The increase in home insurance premiums each year is normally expected, just as everything else in society increases in price with inflation.

But the price of home insurance is nothing simple.

While the average cost of home insurance rises quite consistently there are also plenty of examples of it breaking out into sharper increases than other products.

The total increase in home insurance premiumsfrom 2017 to 2020 is 27% according to Moneysupermarket.

Remember that a lot of insurers save their best deals for new customers and pay for that by increasing renewal prices for old customers.

This is the kind of unethical practice Emerald Life was started to end.

If you think your home insurance renewal has gone up too high then make sure to shop around and find a better deal for the same cover.

At Emerald Life we aim to beat your existing renewal by 10% for the same cover – and while that’s reserved for new customers we do not massively increase prices on renewals.

Before looking at the increase in home insurance premiums it is worth thinking about inflation. Inflation is quite easy to see even if you don’t understand it.

A classic example is the Freddo chocolate bar which has increased in price significantly over the past 10 -20 years.

Inflation is a by-product of living in a capitalist society. As the economy expands things get more expensive. With greater productivity, supply and demand adusts prices accordingly. A healthy economy means more people can afford to spend more, but their salary demands may make products cost more to produce.

Inflation works at a fairly consistent low rate. However, every market has its own rate of inflation and deflation. Take house prices for instance, which over a few decades have seen a huge increase well above inflation. On the other hand, UK average salaries have barely kept up with inflation over the last 10 years.

Generally these things are not worth worrying about because you can’t do much about it. If you have large cash savings then you are probably aware of using a high-interest savings account or investing in assets to guard against inflation.

But in terms of what you spend on insurance thanks to inflation, or a Freddo for that matter, there’s not much you can do. The total increase in home insurance premiums over the last three years is 27% according to Moneysupermarket.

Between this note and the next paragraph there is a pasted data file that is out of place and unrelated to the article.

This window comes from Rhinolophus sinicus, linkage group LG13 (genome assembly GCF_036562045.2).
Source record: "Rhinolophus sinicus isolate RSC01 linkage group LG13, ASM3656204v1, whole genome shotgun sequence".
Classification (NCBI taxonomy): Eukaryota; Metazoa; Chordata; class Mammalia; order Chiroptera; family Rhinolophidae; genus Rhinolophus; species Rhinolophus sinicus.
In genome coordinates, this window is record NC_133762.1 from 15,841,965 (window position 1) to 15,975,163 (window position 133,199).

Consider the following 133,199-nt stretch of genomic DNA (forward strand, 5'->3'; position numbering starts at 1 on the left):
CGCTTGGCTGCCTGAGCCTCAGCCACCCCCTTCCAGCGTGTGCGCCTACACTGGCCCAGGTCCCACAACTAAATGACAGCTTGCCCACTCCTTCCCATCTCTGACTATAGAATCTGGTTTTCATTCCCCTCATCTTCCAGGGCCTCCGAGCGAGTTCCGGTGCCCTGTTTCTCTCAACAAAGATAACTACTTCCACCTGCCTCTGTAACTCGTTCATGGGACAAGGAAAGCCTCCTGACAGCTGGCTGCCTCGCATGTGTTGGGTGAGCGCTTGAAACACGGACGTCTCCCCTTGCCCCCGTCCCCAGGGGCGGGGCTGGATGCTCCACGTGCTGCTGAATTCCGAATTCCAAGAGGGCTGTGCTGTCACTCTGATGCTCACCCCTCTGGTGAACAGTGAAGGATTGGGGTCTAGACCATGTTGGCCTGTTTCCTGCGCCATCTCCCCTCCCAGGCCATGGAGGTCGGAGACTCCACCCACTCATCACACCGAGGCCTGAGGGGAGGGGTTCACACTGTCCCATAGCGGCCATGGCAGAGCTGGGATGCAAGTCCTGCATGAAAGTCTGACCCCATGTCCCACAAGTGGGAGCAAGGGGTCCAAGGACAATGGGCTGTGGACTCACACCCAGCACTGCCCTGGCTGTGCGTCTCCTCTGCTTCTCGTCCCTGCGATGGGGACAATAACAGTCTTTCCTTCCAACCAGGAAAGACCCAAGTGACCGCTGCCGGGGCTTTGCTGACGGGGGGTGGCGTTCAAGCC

However, while inflation is your enemy, free markets are not. Home insurance is a very crowded and competitive market. There are hundreds of brands fighting for your custom – just look at how many TV adverts you see. Every time prices go up, that is an opportunity for some insurers to drop prices and get ahead of the competition.

How Does Insurance Pricing Work?

Insurance is a world of its own – partly because it is largely driven by risk. If one year sees a lot of disasters then insurers are likely to increase premiums to make up for the money lost in payouts. On the other hand, if they have priced in risks that haven’t materialised they may reduce premiums, especially if there is competition in the industry.

The 2020 Coronavirus pandemic clearly created all sorts of changes in the activities of households which had a small but not insignificant impact on home insurance premiums.

For instance, more people at home meant far fewer burglaries but more claims for accidental damage. Emergency economic legislation also meant insurers had to keep funds back to allow customers to defer payments if needed.

With insurance there are also other factors at play as you are protecting assets of a certain value. For instance, the cost of your buildings insurance may go up if your rebuild value goes up based on the costs of materials and labour – although in reality this increase is quite small.

On the other hand, there are wider market trends such as the sums of contents insured. Now that more and more households are insuring lots of valuable gadgets, that has seen an increase in the amount of contents insurance the average household needs.